Workers banded together to help one another evacuate a three-alarm fire at the Adell Plastics building in Lansdowne, MD, Tuesday afternoon.
Crews fought the fire overnight because they couldn’t get inside the collapsing building. Fire officials said the roof collapsed on the fire and they have to remove it before crews can put the fire out.
“Since we’ve started tearing the walls down, the roof that wasn’t burned through has collapsed down on top of the burning material. It’s a tin roof. Now we have problems getting water down to the base of the fire,” Baltimore County Fire Lt. Paul Massarelli said.
Heavy equipment was brought in Wednesday. A crane was working on getting the roof off of the flames, which is delaying the process, keeping firefighters working around the clock, and keeping Annapolis Road shut down to traffic for more than 24 hours.
Fire officials said crews are at the location for the long haul, switching out crews every few hours. One firetruck was running so long that it blew a radiator hose.
Fire officials said the fire burned fast and strong, ripping through cardboard and plastic inside the warehouse.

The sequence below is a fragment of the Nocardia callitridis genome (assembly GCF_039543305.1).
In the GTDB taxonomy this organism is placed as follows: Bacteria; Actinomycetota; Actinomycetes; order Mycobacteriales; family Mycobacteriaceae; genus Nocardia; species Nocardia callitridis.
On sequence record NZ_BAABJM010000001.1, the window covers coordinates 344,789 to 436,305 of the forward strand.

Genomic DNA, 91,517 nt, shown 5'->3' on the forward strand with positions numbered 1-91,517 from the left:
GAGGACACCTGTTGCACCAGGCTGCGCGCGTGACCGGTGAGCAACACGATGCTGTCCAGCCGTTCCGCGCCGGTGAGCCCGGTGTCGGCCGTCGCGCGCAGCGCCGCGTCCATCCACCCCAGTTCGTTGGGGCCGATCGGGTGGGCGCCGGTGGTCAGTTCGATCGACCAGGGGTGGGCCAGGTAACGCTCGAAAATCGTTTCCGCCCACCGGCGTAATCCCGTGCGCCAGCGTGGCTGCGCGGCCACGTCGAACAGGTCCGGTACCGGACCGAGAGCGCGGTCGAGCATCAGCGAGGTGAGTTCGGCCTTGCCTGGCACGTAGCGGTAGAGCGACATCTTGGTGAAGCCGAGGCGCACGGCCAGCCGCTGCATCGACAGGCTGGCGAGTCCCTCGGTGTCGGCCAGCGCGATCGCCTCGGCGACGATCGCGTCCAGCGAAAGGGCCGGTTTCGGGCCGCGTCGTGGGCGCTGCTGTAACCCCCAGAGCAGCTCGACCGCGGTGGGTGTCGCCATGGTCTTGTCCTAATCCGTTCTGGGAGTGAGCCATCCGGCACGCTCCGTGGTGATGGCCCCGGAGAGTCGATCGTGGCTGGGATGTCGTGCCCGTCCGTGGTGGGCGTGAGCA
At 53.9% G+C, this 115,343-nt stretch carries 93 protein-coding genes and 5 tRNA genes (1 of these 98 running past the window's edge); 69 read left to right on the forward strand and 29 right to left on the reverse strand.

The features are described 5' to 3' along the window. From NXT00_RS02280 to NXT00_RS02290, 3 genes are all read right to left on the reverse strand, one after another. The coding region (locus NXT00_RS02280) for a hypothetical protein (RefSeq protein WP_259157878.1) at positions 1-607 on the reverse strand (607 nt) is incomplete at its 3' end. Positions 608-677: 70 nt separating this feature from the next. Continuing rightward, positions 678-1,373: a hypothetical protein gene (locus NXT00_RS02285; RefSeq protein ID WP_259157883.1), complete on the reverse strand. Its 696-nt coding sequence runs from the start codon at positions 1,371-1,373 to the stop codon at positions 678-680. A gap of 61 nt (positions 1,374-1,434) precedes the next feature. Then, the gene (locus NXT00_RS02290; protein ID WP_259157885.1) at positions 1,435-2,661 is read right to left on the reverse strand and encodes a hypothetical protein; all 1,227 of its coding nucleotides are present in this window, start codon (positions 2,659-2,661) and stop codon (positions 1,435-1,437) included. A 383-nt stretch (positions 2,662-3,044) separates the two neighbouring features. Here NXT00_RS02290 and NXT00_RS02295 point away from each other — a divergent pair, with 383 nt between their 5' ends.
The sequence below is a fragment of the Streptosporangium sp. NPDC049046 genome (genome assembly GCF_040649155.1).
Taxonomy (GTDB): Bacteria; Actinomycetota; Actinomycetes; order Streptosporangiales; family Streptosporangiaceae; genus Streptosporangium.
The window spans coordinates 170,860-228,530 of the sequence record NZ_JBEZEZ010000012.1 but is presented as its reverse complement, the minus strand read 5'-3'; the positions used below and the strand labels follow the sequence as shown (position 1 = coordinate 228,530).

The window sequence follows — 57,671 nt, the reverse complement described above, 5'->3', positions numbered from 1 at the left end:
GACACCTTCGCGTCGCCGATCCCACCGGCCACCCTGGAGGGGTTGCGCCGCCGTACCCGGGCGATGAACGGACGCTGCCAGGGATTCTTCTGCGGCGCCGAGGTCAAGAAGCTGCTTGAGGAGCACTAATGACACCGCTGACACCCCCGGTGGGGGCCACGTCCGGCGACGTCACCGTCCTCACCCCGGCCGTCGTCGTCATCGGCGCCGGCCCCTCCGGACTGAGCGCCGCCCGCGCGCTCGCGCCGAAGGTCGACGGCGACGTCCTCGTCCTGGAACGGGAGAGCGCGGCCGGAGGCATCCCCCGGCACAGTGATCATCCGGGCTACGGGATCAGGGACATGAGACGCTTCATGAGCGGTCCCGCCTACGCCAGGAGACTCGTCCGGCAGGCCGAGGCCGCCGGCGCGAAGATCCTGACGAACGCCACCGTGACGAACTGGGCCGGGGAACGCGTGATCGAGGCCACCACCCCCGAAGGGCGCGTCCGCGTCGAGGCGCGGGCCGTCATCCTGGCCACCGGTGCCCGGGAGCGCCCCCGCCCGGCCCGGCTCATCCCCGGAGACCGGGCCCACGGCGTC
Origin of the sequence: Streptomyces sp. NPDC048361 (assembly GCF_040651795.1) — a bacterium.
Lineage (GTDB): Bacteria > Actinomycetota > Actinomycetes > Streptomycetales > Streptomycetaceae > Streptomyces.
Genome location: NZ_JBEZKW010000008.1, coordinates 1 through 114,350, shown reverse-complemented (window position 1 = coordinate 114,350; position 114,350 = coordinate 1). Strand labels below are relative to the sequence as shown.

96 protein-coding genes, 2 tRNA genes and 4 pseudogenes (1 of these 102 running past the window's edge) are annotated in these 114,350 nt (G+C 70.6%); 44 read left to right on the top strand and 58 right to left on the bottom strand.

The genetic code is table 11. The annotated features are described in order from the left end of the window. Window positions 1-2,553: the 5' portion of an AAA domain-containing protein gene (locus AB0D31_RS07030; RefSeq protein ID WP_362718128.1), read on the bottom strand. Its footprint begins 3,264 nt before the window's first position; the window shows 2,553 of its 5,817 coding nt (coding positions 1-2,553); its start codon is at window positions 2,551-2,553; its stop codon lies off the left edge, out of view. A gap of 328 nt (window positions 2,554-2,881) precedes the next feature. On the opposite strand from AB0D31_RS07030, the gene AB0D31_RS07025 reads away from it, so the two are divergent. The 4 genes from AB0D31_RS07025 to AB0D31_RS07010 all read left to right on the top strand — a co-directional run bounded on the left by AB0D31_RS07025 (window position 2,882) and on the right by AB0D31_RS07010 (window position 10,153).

Workers at the scene said everyone got out safely.
“The back of the building was orange glowing, and when I stepped inside, I saw flames shooting up so I just started screaming ‘Fire’ to everybody. When I saw everybody else noticing what was going on, I jumped out and went to the office to warn the people in the office, and at that time I was on the phone with 911 the whole time,” said Adell employee Angela Glorioso in a published report.
Dozens of Adell employees watched the warehouse burn. They said they teamed up to make sure everyone got out.
“And then the fire department comes running down the street, and the firefighters went in, and they came right back out because of how thick the smoke was, and before you know it the roof collapsed,” Adell Plastics employee Charles Tyler said in the report.
Baltimore Gas and Electric crews cut a gas line feeding the fire in the front of the building.
Baltimore County fire officials said a firefighter was taken to a hospital with possible heat exhaustion.
Residents in the neighborhood remain concerned with possible chemicals in the smoke from the burning plastic.
Fire officials and the state Department of the Environment said they are monitoring the air and the water runoff.
“We’ve been monitoring. There’s nothing else in the smoke other than normal smoke. The plastic has burned off. It’s hot enough that it’s burning off the hazardous materials that will come out with that,” Massarelli said.
There is no word on what caused the blaze.